Comments

Richard Heckler 6 years, 1 month ago

Any plan that includes insurance companies indicates the insurance companies are still in the drivers seat. This is not what the people want. It is what the politicians want. Thus far insurance companies have not contained the cost of health insurance or healthcare. The USA is spending nearly 3 times as much as other industrialized nations yet not receiving any better healthcare.1500 different insurance companies will not do anything to reduce mountains and mountains of paper that require too much staffing. 1500 different policies is too many.HR 676 National Health Insurance How Would It Help?HR 676 = one insurance company = efficiency = reduced cost HR 676 = patients choice across the board = removing the insurance companies from healthcare decisions = improved healthcare across the board.HR 676 = removing the health insurance industry from the special interests = removing health insurance dollars from campaigns,obscene salaries and golden parachutesHR 676 = no more bankruptcies due to insufficient health insurance coverage = no one losing homes HR 676 establishes an American-styled national health insurance program. The bill would create a publicly financed, privately delivered health care program that uses the already existing Medicare program by expanding and improving it to all U.S. residents, and all residents living in U.S. territories. The goal of the HR 676 legislation is to ensure that all Americans, guaranteed by law, will have access to the highest quality and cost effective health care services regardless of ones employment, income, or health care status. With over 45-75 million uninsured Americans, and another 50 million who are under insured, it is time to change our inefficient and costly fragmented health care system to HR 676. Physicians For A National Health Program reports that under a HR 676 Medicare For All plan, we could save over $286 billion dollars a year in total health care costs. HR 676 would move citizens away from our present system where annual family premiums have increased upwards to $12,068 this year.*HR 676 = Medicare for All would allow the United States to reduce its almost $2 trillion health care expenditure per year while covering all citizens. HR 676 = Every person living in the United States and the U.S. Territories would receive a United States National Health Insurance Card and identification number once enrolled . No co-pays or deductibles are permissible under this act.Physicians for National Health Insurance HR676http://www.pnhp.org/publications/the_national_health_insurance_bill_hr_676.phpHR676http://www.guaranteedhealthcare.org/legislation/hr-676-conyers/united-states-national-health-insurance-act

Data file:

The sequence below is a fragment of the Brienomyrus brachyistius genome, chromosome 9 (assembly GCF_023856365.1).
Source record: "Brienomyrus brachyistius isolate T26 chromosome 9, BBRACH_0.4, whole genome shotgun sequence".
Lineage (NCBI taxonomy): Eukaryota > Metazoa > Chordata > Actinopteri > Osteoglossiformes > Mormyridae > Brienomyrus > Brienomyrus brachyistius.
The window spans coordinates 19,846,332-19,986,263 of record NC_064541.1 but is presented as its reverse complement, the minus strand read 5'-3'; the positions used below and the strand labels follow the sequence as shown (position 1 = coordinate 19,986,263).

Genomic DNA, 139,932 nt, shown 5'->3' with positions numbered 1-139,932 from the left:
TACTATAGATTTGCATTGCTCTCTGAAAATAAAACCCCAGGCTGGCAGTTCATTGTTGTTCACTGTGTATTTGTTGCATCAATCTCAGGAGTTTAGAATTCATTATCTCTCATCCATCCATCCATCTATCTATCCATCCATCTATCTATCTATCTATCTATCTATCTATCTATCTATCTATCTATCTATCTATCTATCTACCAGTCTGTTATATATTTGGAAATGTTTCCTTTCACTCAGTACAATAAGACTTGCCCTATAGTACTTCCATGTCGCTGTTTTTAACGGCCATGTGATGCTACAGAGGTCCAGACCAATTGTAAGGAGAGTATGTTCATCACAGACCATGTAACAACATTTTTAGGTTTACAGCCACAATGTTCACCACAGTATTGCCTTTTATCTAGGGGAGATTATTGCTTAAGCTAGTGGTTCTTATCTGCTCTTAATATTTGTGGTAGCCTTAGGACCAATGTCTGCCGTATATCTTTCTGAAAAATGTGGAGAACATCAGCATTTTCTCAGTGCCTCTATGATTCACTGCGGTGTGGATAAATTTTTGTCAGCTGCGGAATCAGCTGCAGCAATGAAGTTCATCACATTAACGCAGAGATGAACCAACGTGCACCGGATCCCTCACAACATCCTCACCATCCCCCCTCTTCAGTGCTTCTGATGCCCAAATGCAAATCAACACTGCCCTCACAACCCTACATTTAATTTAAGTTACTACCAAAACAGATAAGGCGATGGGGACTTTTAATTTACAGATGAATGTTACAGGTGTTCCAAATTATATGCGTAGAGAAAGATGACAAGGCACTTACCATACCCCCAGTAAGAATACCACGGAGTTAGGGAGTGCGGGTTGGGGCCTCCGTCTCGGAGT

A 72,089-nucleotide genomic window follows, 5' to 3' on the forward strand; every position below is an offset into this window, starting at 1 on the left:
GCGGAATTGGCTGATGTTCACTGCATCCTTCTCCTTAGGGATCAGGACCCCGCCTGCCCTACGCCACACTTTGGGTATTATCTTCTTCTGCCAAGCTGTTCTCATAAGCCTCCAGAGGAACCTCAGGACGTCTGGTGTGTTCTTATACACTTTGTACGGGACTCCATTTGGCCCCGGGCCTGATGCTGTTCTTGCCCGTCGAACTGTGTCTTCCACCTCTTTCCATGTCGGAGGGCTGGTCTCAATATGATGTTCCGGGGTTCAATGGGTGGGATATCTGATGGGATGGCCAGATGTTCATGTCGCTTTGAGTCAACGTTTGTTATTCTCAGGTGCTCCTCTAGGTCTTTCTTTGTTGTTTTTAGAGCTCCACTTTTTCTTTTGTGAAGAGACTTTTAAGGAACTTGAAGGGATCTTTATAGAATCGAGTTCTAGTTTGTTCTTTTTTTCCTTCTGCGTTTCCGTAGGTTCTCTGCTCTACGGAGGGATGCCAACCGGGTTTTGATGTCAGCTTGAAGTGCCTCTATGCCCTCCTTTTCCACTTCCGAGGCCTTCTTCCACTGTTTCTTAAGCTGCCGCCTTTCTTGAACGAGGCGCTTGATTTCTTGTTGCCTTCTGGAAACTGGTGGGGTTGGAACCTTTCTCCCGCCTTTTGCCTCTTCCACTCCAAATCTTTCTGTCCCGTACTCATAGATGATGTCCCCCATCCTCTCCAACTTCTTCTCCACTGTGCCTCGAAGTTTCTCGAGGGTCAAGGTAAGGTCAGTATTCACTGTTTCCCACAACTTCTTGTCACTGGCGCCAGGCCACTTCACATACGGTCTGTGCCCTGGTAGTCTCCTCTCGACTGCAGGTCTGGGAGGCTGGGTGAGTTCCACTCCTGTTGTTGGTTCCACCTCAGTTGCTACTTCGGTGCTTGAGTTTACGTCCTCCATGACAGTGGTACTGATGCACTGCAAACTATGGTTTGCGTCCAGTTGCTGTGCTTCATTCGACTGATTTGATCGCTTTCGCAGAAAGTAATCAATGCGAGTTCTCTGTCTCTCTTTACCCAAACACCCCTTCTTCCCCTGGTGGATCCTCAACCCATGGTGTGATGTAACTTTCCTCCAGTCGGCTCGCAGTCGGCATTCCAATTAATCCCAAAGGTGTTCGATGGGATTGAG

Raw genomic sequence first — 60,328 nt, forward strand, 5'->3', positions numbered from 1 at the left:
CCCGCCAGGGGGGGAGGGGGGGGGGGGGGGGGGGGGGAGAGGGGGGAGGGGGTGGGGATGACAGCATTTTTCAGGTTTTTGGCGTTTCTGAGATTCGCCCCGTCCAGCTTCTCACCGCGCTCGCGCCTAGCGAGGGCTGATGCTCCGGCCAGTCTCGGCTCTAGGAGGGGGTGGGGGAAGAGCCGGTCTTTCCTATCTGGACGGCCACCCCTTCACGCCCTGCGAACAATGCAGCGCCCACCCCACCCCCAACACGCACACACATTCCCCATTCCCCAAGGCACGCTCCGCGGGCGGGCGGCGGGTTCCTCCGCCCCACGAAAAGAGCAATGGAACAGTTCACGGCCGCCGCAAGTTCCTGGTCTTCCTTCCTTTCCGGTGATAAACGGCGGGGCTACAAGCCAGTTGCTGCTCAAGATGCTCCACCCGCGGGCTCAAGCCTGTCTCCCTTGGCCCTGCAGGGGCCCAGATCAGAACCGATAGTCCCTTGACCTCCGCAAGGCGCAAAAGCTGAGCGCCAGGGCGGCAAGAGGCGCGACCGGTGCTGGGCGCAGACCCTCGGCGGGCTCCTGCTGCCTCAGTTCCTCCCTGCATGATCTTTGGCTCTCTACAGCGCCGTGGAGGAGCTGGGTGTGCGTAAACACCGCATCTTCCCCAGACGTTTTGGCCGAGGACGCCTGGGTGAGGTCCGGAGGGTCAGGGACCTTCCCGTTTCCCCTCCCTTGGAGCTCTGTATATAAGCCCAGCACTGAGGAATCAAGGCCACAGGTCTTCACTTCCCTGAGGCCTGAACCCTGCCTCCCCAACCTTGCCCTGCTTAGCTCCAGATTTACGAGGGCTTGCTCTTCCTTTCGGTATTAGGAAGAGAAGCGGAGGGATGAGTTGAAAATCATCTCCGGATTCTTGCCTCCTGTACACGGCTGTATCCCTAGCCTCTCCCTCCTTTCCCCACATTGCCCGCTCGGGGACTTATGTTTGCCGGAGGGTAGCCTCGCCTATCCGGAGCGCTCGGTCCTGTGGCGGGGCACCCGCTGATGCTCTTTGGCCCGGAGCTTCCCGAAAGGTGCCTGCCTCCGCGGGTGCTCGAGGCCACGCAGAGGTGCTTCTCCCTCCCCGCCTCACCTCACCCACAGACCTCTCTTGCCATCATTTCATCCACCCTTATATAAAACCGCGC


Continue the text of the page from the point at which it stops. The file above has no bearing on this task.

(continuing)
Ryan Neuhofel 6 years, 1 month ago

The notion that we have currently have a "free-market health care system" and that it is the cause of the current mess is a fallacy. I will agree that insurance companies have "taken advantage" of poor public policy to make billions while providing a poor product. Most Americans are forced to accept their employer's health insurance choices (due to the tax break provided to employers). This discourages shopping for the best and most appropriate insurance coverage. Knowing that customer satisfaction has little to due with their income, insurance companies don't give two-cents about treating their "customers" fairly. In fact, our entire perception that health care needs to be "purchased" by third-parties (insurance companies or government entities) is at the heart of this problem. I would argue that we are mostly "over-insured". Don't get me wrong, we do need health insurance for unexpected or catastrophic events (injuries, cancer, etc). However, pre-paying a middle-man to administer our money (mostly deny!) for routine (primary, prevention, maintenance) medical care is stupid. Each time you see your doctor (using the traditional insurance system), half of your money is going to cover overhead costs of the doctor and insurance company. Third-parties also hide the true cost of goods (Rx, etc) and services (via co-pays) in higher premiums. Imagine if your home insurance was provided through your employer and covered cleaning services and re-painting your walls . . . . What type of service do you think you would receive?